Evaluating the Effect of Course-specific Library Instruction on Student Success
Andrew Asher (Anthropology and IU Libraries)
Using records of course-specific instruction provided by the IUB Libraries, this study will evaluate the impact of library instruction sessions on measures of students’ academic success and educational development. In particular, this study will seek to understand the types of library instruction that are most effective, the times during a student’s course of study that this instruction is most impactful, and what groups of students may especially benefit from additional instructional interventions. Additionally, this study will evaluate the potential cumulative and long-term effects of library instruction on students’ success and will create a model that will facilitate the assessment of the Libraries instructional programs that will assist the allocation of instructional resources and development of course-level and curriculum-level instructional interventions that are most effective, impactful, and sustainable.
S&H Fulfillment Patterns and Their Effect on Student Retention
Kalani Craig (History)
Higher ed institutions must balance the need for undergraduate students to complete their degrees in a timely manner while simultaneously ensuring they graduate with the skills to make them effective in the workforce. To encourage that balance, our goal is to study patterns in student fulfillment of IUB GenEd S&H (Social & Historical Studies) requirements and attempt to understand how the variety of options available for S&H transfer credits affects student engagement, retention, and performance. Specifically, we will measure whether and how retention rates and academic performance differ for students who fulfill GenEd S&H requirements through dual-enrollment courses in history. We will compare these students to students who fulfilled S&H requirements via AP, transfers from 2-year institutions, and from IU-system institutions, with an eye to documenting and understanding the effect of dual-enrollment credit on student performance, retention and engagement. The data that results from this project will help inform ongoing changes to Indiana’s ACP curriculum in history, IUB history department curriculum, and to the literature on how dual-enrollment courses should and can function in disciplines where learning outcomes are primarily made in less easily measurable skills like critical thinking, argumentation and writing.
Inflection Points of Economics Majors: A closer look at enrollments in Intermediate Microeconomics (E321)
Paul Graf (Economics)
In my previous SLAF study of Economics majors (see 2015 SLAF Grants), I was unable to determine more specific inflection points on when and possibly why students opted in or out of an Economics major. In this follow-up study, I plan to see if instructor selection, class pedagogy, and student preferences and expectations in Intermediate Microeconomics (E321) caused some of these changes. I will use the grade penalty measurement for E321 to see if this had any effect. In addition, I will examine transfer students who took equivalent economics courses at other institutions and compare them to the rest of the program’s students across several courses.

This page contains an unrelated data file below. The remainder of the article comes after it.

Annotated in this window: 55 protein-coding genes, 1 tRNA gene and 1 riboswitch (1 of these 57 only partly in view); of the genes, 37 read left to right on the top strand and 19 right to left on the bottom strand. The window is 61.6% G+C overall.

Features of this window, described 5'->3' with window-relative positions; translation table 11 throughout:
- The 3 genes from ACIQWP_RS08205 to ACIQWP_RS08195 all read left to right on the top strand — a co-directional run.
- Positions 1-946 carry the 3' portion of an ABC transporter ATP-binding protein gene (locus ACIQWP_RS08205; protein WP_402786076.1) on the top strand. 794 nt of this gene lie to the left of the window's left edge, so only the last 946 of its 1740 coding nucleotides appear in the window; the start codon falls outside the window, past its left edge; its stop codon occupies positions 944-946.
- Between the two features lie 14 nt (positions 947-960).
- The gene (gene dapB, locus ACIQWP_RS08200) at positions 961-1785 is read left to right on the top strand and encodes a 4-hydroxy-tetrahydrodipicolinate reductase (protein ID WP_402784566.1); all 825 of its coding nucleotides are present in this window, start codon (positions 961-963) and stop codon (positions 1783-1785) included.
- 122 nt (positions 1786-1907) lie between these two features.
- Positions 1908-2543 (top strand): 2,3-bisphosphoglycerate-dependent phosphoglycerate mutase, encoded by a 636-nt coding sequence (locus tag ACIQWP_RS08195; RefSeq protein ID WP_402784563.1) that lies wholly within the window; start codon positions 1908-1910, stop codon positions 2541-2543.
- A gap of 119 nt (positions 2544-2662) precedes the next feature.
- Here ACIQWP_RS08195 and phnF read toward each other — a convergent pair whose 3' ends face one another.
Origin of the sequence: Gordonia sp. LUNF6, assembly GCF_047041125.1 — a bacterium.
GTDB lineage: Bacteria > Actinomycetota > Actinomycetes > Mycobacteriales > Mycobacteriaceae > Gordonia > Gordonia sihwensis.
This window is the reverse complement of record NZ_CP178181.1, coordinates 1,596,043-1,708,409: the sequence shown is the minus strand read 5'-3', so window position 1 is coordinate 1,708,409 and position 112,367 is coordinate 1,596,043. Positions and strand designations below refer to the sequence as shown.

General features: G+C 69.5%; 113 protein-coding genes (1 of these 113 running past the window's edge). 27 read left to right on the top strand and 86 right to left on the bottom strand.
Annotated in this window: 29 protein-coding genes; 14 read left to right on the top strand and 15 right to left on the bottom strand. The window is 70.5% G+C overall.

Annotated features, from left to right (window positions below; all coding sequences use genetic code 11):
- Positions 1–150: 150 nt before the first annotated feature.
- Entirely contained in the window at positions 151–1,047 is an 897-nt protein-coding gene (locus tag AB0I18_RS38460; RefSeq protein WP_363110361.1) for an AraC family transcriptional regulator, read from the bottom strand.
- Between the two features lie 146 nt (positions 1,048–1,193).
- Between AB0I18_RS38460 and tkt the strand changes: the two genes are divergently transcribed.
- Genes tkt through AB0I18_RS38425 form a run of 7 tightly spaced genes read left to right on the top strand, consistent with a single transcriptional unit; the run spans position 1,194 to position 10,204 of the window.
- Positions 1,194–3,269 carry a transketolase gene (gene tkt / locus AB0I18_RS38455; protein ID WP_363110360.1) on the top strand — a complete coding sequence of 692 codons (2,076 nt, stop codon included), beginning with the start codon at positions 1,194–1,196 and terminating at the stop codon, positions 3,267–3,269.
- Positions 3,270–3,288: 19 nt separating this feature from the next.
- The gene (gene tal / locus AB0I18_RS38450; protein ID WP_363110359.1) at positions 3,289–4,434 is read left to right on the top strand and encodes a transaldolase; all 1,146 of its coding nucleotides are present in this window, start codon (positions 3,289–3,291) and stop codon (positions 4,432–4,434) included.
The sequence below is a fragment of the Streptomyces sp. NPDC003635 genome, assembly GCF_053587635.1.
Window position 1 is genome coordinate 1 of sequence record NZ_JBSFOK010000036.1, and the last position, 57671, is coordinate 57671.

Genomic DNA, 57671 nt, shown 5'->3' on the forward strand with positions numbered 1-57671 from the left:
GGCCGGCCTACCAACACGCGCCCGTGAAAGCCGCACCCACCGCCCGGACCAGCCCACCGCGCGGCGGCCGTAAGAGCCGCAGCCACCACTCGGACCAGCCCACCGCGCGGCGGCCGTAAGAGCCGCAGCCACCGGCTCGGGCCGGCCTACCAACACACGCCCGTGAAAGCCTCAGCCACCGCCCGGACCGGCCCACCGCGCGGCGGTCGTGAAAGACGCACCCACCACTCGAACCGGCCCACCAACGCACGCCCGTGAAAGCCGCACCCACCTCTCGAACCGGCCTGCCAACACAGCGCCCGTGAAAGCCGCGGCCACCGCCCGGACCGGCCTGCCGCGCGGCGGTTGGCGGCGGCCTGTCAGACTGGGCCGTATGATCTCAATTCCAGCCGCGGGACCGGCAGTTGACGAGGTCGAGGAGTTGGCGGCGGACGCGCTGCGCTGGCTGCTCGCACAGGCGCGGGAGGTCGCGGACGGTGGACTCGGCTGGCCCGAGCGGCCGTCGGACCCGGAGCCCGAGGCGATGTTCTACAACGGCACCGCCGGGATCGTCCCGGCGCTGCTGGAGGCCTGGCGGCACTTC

The Impact of the “Becoming the Best Student” and “You@IU” Courses
Anthony Guest-Scott (Student Academic Center)
This study will analyze the impact of two of IUB’s “metaclasses”—classes about college classes, college academics, and college life more generally. These metaclasses support a broad range of students, including first-generation, transfer, international, students on probation, and students who are motivated to improve their college learning. The study will examine the impact of two metaclasses (EDUC-X150: “Becoming the Best Student”; EDUC-X159: “You@IU”), covering a twelve year period from 2004–2016 and nearly 7,500 students. For our analysis, we plan to use both quantitative institutional data (e.g., course grade, CGPA, Major CGPA, GPA rates of change, and retention and graduation rates) and qualitative data (student evaluations).
Using Analytics to Compare Student Demographics For Different Delivery Methods (Face to Face, Hybrid, Online) of AMST-A 100 What is America?
Vivian Nun Halloran (English and American Studies)
The American Studies department is reconfiguring one of its introductory courses (AMST-A 100 What is America?). As a large lecture course, the department is considering both various methods of delivery (face to face, hybrid, and online) and enrollment size. New versions of the course are already underway, and student analytics data will allow an analysis of student success in current courses compared to past years’ courses.
Analyzing the Transition from Developmental to Supplemental Education
Daniel Hickey (Education – Counseling & Educational Psychology)